Also, if Jim's death is relatively recent, the article would be 'carried in' his pocket - or simply 'in his pocket' To say it was something he 'carried in his pocket' suggests a more longstanding habitual arrangement - like his wallet or a photo of his wife.
Otherwise - intrigued by Chance and his important sounding job.
I'm guessing there's foul play, too.
I'm not going to be too good at telling you why I think this is not a good opening. The aftermath of a plane crash is excellent but you've written all the emotion out of it.
USAIR Flight 427 crashed near Pittsburgh about 15 years ago. You can use the designation to read the articles in the Post Gazette and Tribune Review. Both of those papers have articles about the aftermath of such an accident. I worked with 4 victims, just knew 1 and was acquainted with 9 others. They were returning from one of the big conferences my work supported.
No one leaves this type of disaster unscathed. Grown men cried for a week and then some. The funerals and memorials were almost too much to bear. Certainly too much for me to describe in these few words.
The companies that they worked for would be involved. Coworkers, neighbors and priests, ministers, rabbis, all would be involved. Not to mention at least a lawyer for legal advice, an undertaker. And Chance is going to have more emotional involvement than you describe. More than just carrying the newspaper clipping.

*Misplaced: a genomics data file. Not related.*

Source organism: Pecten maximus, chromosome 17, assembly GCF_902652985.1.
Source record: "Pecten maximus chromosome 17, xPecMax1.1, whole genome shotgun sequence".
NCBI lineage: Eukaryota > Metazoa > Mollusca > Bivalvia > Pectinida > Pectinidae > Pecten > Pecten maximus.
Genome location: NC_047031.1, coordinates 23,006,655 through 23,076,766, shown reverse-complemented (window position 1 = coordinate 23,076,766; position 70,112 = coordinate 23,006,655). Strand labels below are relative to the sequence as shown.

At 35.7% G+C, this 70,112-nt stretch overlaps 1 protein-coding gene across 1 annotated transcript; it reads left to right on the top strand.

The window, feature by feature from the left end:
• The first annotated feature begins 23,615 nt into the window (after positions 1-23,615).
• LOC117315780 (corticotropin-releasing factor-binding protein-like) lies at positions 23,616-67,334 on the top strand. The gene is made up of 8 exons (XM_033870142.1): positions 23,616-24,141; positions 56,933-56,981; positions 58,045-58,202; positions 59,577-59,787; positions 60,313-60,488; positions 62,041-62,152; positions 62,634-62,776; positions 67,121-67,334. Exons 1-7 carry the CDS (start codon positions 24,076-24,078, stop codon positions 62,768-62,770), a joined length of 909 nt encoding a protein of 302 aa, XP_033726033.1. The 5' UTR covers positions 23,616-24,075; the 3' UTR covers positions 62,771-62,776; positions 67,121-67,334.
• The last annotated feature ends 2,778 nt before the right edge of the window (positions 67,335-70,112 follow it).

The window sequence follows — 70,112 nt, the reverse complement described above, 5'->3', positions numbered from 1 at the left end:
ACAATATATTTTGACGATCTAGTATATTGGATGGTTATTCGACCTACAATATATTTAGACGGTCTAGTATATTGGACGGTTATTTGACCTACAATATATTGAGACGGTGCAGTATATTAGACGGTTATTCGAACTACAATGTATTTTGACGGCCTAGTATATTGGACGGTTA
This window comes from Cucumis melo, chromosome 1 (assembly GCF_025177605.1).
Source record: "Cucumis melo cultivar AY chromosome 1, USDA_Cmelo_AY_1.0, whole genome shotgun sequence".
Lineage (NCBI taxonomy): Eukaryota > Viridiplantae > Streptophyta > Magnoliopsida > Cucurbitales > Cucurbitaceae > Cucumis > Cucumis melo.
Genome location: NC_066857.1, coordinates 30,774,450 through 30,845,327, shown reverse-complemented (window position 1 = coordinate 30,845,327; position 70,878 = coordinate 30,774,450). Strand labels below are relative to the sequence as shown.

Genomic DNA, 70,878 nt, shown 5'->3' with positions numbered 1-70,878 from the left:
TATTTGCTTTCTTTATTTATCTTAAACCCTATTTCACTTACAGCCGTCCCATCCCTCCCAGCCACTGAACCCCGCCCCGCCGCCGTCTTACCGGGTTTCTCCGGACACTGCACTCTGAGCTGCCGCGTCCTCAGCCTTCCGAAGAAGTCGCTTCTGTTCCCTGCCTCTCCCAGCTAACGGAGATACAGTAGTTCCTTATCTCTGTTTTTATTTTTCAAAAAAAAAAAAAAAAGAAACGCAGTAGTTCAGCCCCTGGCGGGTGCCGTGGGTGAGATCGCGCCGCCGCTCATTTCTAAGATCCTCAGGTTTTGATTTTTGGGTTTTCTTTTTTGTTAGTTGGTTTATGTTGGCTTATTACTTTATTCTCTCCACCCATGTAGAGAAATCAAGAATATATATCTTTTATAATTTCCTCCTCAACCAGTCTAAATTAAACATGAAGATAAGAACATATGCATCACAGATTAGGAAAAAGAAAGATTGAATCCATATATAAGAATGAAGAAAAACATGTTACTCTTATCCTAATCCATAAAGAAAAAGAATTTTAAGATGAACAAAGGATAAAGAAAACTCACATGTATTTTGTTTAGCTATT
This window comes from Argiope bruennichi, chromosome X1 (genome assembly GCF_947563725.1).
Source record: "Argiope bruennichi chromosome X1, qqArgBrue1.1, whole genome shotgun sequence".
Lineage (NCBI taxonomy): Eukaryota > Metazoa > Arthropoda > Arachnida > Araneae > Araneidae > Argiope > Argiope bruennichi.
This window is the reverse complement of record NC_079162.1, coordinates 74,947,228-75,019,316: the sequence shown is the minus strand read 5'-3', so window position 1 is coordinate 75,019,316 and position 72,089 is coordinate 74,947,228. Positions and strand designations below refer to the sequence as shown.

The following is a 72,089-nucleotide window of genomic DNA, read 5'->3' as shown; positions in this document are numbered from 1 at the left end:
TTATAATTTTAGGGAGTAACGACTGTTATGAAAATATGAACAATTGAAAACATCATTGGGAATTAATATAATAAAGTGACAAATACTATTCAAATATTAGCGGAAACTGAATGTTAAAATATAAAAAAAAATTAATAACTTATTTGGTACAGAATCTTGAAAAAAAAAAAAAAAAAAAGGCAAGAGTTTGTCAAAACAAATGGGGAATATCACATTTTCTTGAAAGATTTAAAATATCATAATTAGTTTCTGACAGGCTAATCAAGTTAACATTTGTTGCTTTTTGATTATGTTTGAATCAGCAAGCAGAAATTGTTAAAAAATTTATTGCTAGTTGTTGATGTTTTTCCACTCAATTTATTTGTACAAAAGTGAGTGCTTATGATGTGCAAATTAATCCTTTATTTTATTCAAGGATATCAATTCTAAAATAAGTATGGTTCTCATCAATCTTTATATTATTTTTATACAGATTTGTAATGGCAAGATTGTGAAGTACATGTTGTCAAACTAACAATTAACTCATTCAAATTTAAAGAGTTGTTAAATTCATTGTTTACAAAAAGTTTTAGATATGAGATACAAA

RIght now, he's a block of stone and that ain't good for your opening paragraph.
ALSO, there's something nefarious about the crash, something off, some evil plot. You have to hint at that here in the opening paragraph.
How does a plane just fall out of the sky?
The opening appears to be too passive. The verbs and the tenses seem week. They don't generate emotion, particularly tension, conflict, grief, and risk. Examples: had been, didn't do, could be walked, waiting, sipping, took out, studied. How about starting when he got the news? What would his emotions be?
If Chance and Jim were close, then Chance's lack of emotion could actually work - if you bring up that he's numb with shock and going through the motions. Right now there's no real connection to Chance and no hint of what he's going through internally, just the mundane tasks he's doing.